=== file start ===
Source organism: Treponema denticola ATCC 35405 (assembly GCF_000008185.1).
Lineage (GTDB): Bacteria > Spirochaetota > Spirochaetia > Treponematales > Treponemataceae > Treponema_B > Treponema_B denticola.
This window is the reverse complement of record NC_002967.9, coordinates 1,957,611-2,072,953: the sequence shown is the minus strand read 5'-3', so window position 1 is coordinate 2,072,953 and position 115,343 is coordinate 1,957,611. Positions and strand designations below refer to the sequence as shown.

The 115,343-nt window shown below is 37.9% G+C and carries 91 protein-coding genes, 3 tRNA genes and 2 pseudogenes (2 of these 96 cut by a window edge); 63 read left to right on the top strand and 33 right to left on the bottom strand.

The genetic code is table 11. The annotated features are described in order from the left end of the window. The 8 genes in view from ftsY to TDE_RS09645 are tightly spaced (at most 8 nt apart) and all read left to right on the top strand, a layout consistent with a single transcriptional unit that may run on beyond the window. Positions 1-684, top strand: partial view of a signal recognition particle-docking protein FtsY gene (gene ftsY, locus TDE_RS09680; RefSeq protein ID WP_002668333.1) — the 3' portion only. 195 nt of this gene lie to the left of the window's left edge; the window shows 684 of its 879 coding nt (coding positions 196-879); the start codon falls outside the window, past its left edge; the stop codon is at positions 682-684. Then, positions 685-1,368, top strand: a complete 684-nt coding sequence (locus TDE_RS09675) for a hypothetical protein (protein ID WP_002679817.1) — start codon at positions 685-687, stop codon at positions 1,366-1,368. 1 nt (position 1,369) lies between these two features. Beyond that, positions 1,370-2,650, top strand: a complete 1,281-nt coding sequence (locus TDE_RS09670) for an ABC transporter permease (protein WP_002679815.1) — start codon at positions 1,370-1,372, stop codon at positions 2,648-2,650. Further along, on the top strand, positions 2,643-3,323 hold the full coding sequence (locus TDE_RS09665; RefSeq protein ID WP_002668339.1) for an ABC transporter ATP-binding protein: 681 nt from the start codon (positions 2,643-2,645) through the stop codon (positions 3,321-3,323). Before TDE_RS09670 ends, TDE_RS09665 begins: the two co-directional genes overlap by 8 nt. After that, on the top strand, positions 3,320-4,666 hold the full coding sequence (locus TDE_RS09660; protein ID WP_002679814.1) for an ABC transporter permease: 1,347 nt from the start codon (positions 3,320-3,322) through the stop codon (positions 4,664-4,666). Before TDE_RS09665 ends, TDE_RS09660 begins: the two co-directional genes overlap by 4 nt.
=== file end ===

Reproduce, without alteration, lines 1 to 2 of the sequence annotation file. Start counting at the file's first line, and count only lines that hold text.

Source organism: Treponema denticola ATCC 35405 (assembly GCF_000008185.1).
Lineage (GTDB): Bacteria > Spirochaetota > Spirochaetia > Treponematales > Treponemataceae > Treponema_B > Treponema_B denticola.